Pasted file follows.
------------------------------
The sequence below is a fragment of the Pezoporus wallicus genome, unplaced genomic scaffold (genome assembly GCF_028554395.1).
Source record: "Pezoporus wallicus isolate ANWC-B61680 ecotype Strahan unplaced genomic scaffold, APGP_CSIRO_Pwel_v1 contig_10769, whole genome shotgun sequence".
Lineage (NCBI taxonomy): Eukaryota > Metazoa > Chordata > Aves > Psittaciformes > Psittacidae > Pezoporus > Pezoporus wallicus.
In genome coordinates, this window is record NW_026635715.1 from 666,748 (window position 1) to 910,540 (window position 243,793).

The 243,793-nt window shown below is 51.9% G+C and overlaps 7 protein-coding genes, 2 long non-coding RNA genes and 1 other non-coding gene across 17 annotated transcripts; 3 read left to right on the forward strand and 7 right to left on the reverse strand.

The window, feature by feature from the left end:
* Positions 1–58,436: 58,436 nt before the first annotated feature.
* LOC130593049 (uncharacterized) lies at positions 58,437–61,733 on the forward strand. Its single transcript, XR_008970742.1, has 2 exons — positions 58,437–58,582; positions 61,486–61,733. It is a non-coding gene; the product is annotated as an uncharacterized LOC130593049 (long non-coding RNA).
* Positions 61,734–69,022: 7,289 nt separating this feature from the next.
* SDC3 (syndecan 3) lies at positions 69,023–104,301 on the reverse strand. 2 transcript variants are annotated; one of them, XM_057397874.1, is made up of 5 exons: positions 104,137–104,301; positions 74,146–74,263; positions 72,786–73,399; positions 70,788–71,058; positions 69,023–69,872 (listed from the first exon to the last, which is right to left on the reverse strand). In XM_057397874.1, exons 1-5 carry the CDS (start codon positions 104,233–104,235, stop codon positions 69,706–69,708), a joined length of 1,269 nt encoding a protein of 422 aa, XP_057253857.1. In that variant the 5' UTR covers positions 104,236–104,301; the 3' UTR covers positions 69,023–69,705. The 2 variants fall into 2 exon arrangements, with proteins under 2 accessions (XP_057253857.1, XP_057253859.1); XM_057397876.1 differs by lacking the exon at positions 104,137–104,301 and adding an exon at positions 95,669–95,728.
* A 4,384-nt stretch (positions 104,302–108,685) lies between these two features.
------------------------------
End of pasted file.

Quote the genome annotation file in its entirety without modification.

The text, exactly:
The sequence below is a fragment of the Pezoporus wallicus genome, unplaced genomic scaffold (genome assembly GCF_028554395.1).
Source record: "Pezoporus wallicus isolate ANWC-B61680 ecotype Strahan unplaced genomic scaffold, APGP_CSIRO_Pwel_v1 contig_10769, whole genome shotgun sequence".
Lineage (NCBI taxonomy): Eukaryota > Metazoa > Chordata > Aves > Psittaciformes > Psittacidae > Pezoporus > Pezoporus wallicus.
In genome coordinates, this window is record NW_026635715.1 from 666,748 (window position 1) to 910,540 (window position 243,793).

The 243,793-nt window shown below is 51.9% G+C and overlaps 7 protein-coding genes, 2 long non-coding RNA genes and 1 other non-coding gene across 17 annotated transcripts; 3 read left to right on the forward strand and 7 right to left on the reverse strand.

The window, feature by feature from the left end:
* Positions 1–58,436: 58,436 nt before the first annotated feature.
* LOC130593049 (uncharacterized) lies at positions 58,437–61,733 on the forward strand. Its single transcript, XR_008970742.1, has 2 exons — positions 58,437–58,582; positions 61,486–61,733. It is a non-coding gene; the product is annotated as an uncharacterized LOC130593049 (long non-coding RNA).
* Positions 61,734–69,022: 7,289 nt separating this feature from the next.
* SDC3 (syndecan 3) lies at positions 69,023–104,301 on the reverse strand. 2 transcript variants are annotated; one of them, XM_057397874.1, is made up of 5 exons: positions 104,137–104,301; positions 74,146–74,263; positions 72,786–73,399; positions 70,788–71,058; positions 69,023–69,872 (listed from the first exon to the last, which is right to left on the reverse strand). In XM_057397874.1, exons 1-5 carry the CDS (start codon positions 104,233–104,235, stop codon positions 69,706–69,708), a joined length of 1,269 nt encoding a protein of 422 aa, XP_057253857.1. In that variant the 5' UTR covers positions 104,236–104,301; the 3' UTR covers positions 69,023–69,705. The 2 variants fall into 2 exon arrangements, with proteins under 2 accessions (XP_057253857.1, XP_057253859.1); XM_057397876.1 differs by lacking the exon at positions 104,137–104,301 and adding an exon at positions 95,669–95,728.
* A 4,384-nt stretch (positions 104,302–108,685) lies between these two features.